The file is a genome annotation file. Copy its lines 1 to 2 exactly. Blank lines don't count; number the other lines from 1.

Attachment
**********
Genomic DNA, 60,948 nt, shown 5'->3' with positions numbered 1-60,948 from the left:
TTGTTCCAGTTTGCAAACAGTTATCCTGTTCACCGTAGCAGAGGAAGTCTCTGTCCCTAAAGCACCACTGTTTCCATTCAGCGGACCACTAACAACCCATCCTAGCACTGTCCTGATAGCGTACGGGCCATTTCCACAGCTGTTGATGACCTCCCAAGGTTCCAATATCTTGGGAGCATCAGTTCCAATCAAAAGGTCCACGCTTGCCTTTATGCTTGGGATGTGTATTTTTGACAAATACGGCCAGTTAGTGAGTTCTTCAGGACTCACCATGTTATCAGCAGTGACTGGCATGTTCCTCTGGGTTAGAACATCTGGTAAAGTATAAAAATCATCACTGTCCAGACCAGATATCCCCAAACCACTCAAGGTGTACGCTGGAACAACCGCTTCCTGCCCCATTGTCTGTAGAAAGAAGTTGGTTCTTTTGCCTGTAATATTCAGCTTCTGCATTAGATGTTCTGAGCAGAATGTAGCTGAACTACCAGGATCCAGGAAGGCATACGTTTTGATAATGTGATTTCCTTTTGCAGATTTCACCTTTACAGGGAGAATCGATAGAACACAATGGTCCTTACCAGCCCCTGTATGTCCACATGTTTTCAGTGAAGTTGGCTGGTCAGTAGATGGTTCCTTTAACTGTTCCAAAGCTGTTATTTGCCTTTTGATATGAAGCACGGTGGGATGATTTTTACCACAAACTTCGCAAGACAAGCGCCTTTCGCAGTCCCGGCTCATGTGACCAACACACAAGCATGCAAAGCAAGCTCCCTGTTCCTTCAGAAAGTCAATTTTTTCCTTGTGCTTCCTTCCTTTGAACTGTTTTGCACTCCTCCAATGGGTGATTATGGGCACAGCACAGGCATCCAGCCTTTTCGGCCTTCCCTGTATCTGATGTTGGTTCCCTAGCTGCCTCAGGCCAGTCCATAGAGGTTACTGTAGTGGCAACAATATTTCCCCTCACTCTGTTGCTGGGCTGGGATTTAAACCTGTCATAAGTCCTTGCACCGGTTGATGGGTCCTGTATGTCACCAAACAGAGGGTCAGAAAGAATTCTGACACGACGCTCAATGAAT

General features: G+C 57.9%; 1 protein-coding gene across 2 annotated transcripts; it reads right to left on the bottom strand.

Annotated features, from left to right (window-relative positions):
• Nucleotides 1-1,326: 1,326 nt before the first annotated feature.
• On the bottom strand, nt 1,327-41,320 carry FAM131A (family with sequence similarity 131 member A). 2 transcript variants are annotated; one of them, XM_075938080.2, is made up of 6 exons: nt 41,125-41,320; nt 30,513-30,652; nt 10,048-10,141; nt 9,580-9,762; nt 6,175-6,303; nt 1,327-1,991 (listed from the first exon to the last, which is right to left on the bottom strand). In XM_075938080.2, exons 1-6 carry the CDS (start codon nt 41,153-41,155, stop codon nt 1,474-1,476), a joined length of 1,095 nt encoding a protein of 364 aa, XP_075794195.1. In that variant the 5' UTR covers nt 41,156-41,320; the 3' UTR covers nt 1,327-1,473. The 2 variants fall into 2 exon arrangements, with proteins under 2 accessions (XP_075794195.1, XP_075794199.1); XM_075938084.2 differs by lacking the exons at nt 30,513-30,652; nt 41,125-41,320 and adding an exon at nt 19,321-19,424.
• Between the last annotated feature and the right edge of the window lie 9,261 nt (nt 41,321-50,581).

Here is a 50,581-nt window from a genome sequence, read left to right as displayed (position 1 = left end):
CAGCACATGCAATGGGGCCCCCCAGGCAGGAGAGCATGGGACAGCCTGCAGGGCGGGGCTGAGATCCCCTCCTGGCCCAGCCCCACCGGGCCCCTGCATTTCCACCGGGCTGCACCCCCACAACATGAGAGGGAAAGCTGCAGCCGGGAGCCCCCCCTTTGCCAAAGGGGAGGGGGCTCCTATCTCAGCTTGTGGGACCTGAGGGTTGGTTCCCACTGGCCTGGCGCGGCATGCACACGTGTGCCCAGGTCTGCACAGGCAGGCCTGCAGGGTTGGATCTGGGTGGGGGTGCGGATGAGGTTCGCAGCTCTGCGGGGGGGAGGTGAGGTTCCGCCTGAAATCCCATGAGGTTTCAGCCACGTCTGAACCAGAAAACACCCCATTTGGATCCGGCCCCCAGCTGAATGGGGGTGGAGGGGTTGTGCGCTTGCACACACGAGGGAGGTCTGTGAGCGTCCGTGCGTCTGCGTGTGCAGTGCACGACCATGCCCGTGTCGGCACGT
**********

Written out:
Genomic DNA, 60,948 nt, shown 5'->3' with positions numbered 1-60,948 from the left:
TTGTTCCAGTTTGCAAACAGTTATCCTGTTCACCGTAGCAGAGGAAGTCTCTGTCCCTAAAGCACCACTGTTTCCATTCAGCGGACCACTAACAACCCATCCTAGCACTGTCCTGATAGCGTACGGGCCATTTCCACAGCTGTTGATGACCTCCCAAGGTTCCAATATCTTGGGAGCATCAGTTCCAATCAAAAGGTCCACGCTTGCCTTTATGCTTGGGATGTGTATTTTTGACAAATACGGCCAGTTAGTGAGTTCTTCAGGACTCACCATGTTATCAGCAGTGACTGGCATGTTCCTCTGGGTTAGAACATCTGGTAAAGTATAAAAATCATCACTGTCCAGACCAGATATCCCCAAACCACTCAAGGTGTACGCTGGAACAACCGCTTCCTGCCCCATTGTCTGTAGAAAGAAGTTGGTTCTTTTGCCTGTAATATTCAGCTTCTGCATTAGATGTTCTGAGCAGAATGTAGCTGAACTACCAGGATCCAGGAAGGCATACGTTTTGATAATGTGATTTCCTTTTGCAGATTTCACCTTTACAGGGAGAATCGATAGAACACAATGGTCCTTACCAGCCCCTGTATGTCCACATGTTTTCAGTGAAGTTGGCTGGTCAGTAGATGGTTCCTTTAACTGTTCCAAAGCTGTTATTTGCCTTTTGATATGAAGCACGGTGGGATGATTTTTACCACAAACTTCGCAAGACAAGCGCCTTTCGCAGTCCCGGCTCATGTGACCAACACACAAGCATGCAAAGCAAGCTCCCTGTTCCTTCAGAAAGTCAATTTTTTCCTTGTGCTTCCTTCCTTTGAACTGTTTTGCACTCCTCCAATGGGTGATTATGGGCACAGCACAGGCATCCAGCCTTTTCGGCCTTCCCTGTATCTGATGTTGGTTCCCTAGCTGCCTCAGGCCAGTCCATAGAGGTTACTGTAGTGGCAACAATATTTCCCCTCACTCTGTTGCTGGGCTGGGATTTAAACCTGTCATAAGTCCTTGCACCGGTTGATGGGTCCTGTATGTCACCAAACAGAGGGTCAGAAAGAATTCTGACACGACGCTCAATGAAT